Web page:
Norwich Free Academy senior hopes to develop fashion business for those with special needs

Norwich — When Norwich Free Academy senior Savannah Meaike was in fourth grade in Preston, she came home one day crying.

She told her mother, Lisa Meaike, a former Norwich elementary school teacher, about a boy in school who always sat alone, had no friends, and at recess just sat drawing pictures in the dirt.

“'Well,’” her mother recalled telling her, “’what are YOU going to do about it?’”

Savannah looked at her mother, paused and said: “I could go up to him on the playground and say: ‘Do you want to play?’”

Savannah couldn’t wait to go to school the next day and try it out, her mother said. The boy, who was on the autism spectrum, responded. He and Savannah played at recess, ate lunch together, talked and became close friends. Then something strange happened.

Savannah began to be shunned and bullied. She remembered responding defiantly, determined not to let it bother her and sticking with her new friend.

By the time the two reached eighth grade at Preston Plains Middle School, the boy was happy, confident and had many friends. He moved away from the area, but Savannah says they will be friends for life.

That experience has defined Savannah Meaike's approach to school and social life and, she hopes, her future career. She says she will always will work with and seek friendships with people who have special needs. She has embraced the Ralph Waldo Emerson quote: “Do not go where the path may lead, go instead where there is no path and leave a trail.” She used it last week in a motivational speech for her public speaking class.

Meaike, 17, who will graduate June 12, has created several new paths at NFA that are now main trails, with her goal of breaking down barriers that have separated students physically or socially from their peers.

Meaike joined the NFA Unified Club, which promotes activities with students with special needs. A dancer since she was 3 years old, Meaike asked why NFA has so many Unified activities, but not a Unified dance team. She started one. The team took off. The 15 members performed at the teachers vs. students basketball game in March, and last year, at Autism Awareness Night in April.

Meaike laughed at how the students enthusiastically jumped at the idea, at times setting aside the choreography and just “doing their own thing.” The audience of more than 200 people roared in approval.

This year, Meaike hooked the Unified Dance Team up with the NFA Dance Team and they performed to a full Slater Auditorium of 1,100 fellow students at the Slam Jam.

As she departs NFA, the Unified Dance Team is continuing down the path she paved. Katie Beit, NFA special education teacher and Unified Club co-advisor, said the Unified Dance Team hopes to perform at freshmen basketball games. Representatives from Special Olympics saw the video of one performance and urged NFA to create a Unified sports fitness club next year. Members will wear devices to track their steps.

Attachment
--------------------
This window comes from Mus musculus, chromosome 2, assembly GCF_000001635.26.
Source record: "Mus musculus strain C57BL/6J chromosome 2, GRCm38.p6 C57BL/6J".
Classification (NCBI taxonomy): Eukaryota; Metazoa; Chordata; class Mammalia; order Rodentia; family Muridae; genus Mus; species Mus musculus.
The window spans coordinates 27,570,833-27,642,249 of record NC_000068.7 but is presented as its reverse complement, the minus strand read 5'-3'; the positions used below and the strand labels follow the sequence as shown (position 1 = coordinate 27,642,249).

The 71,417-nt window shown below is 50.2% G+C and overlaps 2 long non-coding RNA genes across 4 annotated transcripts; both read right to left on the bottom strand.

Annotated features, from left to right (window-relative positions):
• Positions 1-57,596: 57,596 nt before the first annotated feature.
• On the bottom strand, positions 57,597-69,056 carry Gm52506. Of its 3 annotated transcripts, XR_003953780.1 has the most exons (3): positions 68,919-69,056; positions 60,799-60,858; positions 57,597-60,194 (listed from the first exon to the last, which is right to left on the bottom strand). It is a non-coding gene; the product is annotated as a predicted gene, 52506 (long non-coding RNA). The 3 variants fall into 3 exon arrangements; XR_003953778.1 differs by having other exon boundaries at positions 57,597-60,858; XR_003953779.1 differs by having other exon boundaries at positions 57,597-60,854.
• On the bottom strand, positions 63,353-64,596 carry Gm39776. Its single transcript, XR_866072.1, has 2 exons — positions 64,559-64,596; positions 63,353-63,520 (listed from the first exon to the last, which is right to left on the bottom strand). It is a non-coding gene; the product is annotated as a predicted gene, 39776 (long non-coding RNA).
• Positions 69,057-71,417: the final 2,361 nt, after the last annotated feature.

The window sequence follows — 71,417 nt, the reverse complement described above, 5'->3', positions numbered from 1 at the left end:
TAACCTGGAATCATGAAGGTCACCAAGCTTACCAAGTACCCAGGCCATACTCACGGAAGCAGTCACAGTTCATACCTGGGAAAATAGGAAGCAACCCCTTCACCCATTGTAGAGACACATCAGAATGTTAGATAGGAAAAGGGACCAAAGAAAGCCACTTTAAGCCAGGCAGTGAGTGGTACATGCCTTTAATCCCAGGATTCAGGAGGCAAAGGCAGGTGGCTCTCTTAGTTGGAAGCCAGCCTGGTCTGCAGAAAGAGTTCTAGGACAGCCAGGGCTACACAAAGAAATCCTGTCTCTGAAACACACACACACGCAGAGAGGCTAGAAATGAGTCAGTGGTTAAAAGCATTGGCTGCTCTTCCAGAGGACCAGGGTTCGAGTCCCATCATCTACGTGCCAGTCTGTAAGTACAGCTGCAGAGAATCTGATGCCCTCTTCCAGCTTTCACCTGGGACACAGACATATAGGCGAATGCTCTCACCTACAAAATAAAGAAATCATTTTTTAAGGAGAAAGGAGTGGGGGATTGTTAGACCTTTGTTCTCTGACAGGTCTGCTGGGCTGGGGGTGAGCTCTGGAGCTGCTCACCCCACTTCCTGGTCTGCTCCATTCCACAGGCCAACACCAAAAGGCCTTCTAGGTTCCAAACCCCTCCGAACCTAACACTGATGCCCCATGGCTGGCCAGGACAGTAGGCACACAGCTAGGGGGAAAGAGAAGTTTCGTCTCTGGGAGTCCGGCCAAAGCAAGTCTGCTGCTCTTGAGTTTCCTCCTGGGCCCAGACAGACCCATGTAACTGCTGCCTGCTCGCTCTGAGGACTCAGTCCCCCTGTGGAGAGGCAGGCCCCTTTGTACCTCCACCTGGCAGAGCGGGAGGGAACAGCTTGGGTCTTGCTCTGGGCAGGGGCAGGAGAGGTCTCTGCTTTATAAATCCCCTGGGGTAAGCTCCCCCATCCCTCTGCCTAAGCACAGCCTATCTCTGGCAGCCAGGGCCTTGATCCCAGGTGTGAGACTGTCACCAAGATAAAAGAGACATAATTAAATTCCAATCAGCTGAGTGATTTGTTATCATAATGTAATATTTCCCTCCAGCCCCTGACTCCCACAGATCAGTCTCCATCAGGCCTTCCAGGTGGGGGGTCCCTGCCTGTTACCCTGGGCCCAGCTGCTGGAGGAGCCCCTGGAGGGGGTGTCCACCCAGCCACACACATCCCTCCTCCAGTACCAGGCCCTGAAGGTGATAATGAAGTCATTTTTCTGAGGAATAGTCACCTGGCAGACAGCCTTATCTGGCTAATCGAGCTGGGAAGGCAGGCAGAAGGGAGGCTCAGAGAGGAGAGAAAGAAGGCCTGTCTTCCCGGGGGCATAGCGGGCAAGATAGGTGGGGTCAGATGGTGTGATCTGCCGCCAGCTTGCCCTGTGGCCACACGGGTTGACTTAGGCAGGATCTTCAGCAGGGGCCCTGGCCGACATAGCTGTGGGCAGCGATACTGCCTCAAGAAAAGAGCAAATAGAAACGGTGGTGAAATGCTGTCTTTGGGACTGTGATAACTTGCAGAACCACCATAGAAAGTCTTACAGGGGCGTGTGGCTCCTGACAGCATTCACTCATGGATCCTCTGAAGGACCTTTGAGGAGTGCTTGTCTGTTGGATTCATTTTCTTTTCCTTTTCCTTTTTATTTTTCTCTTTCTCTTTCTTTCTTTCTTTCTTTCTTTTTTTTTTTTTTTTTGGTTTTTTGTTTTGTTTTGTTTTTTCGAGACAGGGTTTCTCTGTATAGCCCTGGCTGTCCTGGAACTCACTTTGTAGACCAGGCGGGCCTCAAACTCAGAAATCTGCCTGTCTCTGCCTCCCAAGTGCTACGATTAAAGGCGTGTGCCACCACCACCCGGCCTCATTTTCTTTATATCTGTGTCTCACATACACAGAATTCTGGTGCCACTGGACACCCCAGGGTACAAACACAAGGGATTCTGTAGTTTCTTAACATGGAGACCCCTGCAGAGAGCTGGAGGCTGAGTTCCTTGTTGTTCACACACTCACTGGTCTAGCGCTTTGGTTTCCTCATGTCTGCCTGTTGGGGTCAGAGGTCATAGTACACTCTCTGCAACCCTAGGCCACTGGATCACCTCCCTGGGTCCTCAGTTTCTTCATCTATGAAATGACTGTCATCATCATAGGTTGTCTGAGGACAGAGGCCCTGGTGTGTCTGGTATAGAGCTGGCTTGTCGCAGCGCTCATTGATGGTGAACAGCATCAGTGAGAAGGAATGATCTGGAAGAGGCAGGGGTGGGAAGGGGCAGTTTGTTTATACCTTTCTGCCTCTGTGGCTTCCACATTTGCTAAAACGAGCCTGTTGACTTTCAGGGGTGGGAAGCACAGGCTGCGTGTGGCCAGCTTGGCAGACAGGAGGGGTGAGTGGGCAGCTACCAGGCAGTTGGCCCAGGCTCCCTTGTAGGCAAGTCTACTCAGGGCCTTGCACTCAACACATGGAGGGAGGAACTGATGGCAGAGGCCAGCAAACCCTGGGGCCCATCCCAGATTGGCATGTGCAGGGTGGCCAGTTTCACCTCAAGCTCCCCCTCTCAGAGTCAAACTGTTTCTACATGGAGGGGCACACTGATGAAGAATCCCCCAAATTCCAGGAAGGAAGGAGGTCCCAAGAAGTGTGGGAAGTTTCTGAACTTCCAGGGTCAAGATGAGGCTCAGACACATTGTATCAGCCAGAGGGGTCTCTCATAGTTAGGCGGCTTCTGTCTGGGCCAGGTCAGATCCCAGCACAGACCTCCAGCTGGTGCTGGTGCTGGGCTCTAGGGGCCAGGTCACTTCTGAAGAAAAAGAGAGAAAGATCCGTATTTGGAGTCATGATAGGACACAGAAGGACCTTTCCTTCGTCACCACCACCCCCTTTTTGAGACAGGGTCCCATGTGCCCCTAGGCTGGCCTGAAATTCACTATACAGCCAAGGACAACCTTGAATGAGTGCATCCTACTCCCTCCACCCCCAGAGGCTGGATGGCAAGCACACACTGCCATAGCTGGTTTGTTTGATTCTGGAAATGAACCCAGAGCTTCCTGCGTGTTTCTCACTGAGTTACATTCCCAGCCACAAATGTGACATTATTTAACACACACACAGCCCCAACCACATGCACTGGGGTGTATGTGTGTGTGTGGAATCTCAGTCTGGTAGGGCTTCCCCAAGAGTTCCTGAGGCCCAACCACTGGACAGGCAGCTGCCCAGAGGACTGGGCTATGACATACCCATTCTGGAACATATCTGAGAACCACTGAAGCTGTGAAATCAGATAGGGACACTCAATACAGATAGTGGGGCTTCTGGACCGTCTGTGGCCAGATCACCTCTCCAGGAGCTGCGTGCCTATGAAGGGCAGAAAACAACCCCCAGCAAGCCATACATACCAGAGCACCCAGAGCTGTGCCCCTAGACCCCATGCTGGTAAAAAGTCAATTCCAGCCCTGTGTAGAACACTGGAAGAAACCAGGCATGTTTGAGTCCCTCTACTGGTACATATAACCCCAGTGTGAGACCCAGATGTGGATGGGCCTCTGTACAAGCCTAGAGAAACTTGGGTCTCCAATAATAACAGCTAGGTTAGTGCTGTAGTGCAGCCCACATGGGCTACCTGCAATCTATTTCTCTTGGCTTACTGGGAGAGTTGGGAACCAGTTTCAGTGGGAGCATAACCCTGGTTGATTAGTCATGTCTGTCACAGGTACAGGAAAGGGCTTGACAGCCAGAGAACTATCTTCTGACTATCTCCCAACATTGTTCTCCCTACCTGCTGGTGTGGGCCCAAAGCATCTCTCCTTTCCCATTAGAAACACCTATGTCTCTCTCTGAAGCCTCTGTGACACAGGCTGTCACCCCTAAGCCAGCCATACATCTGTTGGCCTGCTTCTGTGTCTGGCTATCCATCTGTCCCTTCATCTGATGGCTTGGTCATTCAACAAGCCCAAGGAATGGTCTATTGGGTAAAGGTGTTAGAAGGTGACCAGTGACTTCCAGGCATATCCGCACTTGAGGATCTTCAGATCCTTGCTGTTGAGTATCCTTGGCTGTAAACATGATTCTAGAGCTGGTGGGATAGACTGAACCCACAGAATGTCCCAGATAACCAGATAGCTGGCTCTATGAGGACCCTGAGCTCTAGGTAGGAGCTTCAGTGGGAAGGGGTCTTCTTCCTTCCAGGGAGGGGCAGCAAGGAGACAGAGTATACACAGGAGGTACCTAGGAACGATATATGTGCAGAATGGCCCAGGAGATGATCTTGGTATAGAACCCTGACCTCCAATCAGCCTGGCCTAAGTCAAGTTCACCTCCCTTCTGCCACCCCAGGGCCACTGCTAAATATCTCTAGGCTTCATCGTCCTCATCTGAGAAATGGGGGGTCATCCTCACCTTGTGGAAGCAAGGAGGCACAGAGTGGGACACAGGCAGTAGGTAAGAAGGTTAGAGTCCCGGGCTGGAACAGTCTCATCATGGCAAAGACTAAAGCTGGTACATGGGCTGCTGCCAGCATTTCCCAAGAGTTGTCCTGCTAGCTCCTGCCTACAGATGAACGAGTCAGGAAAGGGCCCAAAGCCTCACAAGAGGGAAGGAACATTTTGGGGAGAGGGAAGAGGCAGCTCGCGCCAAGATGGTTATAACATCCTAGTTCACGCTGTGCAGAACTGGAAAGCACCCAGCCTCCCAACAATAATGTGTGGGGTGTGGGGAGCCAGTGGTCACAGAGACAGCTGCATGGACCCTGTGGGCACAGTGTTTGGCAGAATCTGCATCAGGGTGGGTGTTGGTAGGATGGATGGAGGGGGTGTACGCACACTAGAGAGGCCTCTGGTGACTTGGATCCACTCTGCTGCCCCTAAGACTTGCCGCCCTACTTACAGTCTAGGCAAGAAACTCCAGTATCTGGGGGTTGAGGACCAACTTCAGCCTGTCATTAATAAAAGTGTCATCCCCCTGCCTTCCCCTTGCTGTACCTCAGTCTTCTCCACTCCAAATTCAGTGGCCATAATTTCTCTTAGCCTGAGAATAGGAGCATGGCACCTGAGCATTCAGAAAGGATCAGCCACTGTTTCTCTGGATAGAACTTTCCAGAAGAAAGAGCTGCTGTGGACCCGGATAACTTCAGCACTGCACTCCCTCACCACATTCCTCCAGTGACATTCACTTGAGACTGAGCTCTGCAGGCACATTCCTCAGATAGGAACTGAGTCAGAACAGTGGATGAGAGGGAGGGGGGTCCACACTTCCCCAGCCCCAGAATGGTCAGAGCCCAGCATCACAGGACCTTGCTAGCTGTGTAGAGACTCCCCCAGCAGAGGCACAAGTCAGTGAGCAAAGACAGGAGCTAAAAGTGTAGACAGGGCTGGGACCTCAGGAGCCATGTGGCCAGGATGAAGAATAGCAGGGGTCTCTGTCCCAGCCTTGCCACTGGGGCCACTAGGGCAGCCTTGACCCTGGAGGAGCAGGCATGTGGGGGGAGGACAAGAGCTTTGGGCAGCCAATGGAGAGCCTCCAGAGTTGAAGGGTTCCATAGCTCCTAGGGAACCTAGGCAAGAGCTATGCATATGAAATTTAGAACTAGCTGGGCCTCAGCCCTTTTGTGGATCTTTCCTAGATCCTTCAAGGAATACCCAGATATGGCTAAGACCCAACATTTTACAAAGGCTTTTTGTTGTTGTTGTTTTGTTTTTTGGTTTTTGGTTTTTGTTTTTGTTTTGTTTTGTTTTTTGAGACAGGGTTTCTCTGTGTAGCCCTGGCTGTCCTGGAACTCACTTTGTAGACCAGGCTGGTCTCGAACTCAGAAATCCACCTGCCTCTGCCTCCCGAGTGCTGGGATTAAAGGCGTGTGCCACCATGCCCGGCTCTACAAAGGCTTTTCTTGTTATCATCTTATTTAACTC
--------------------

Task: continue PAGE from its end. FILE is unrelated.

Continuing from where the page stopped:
“The beautiful thing Savanah recognizes is that everyone is doing their own thing to their own abilities and having great big smiles on their faces,” Beit said. “For me in my career, she’s just one of those special people. She walks into the room and everyone screams. She just wants it to be all about them, and because of that, she’s a star.”

Meaike’s other passion is pageants. She has been competing in pageants since she was 14, and in 2018 won the Connecticut National Miss Teen crown. She visited elementary school classes, read to young students and hoped to motivate them to take chances and be confident in the paths they had forged.

This year, she was first runner-up in the Miss Connecticut Teen USA pageant in Stamford. She’ll compete in that contest again next January. Meaike uses her on-stage interviews during the pageants to again express her passion for inclusion, counteracting bullying and encouraging youths to let their individuality shine.

“You may think that if you aren't like everyone else around you then you are inadequate, but really, you are special, you are different, and you are unique beyond measure,” Meaike said in her recent motivational speech. “All of those qualities are what makes someone fiercely independent, and fearlessly themselves.”

As she graduates high school, Meaike will put a twist in Emerson’s quote. She knows where she wants her untrodden path to end up and now must build the path to reach that goal.

Meaike wants to own a bridal and prom fashion boutique, preferably in Los Angeles, that would feature and promote Unified pageants and offer prom gowns at no cost to low-income teens. She wants to start her own pageant for people with special needs.

Meaike looked at a fashion school in California but found it “too limited,” with no sports or clubs. She will attend Eastern Connecticut State University in Willimantic and probably major in business and join Unified activities. She hopes to find a California school to continue her studies and work on her career goal.

Her father, Shawn Meaike, president of Family First Life insurance company in Uncasville, said Savannah worked in his office for a while. She told him: “This is hard,” but he said he is confident she will succeed in whatever she sets out to do.

“She has a strong entrepreneurial spirit,” her father said.

“I always told my kids, ‘if you put your mind to it, you can achieve it,’” Shawn Meaike said. “There’s areas where she’s strong and areas where she’s weak. I don’t doubt her, she can do it. Does it make me nervous as a dad? Sure. I wish she wouldn’t be 3,000 miles away. The concept is phenomenal, to have something for other people.”

c.bessette@theday.com

READER COMMENTS

Loading comments...
Hide Comments

TRENDING

PODCASTS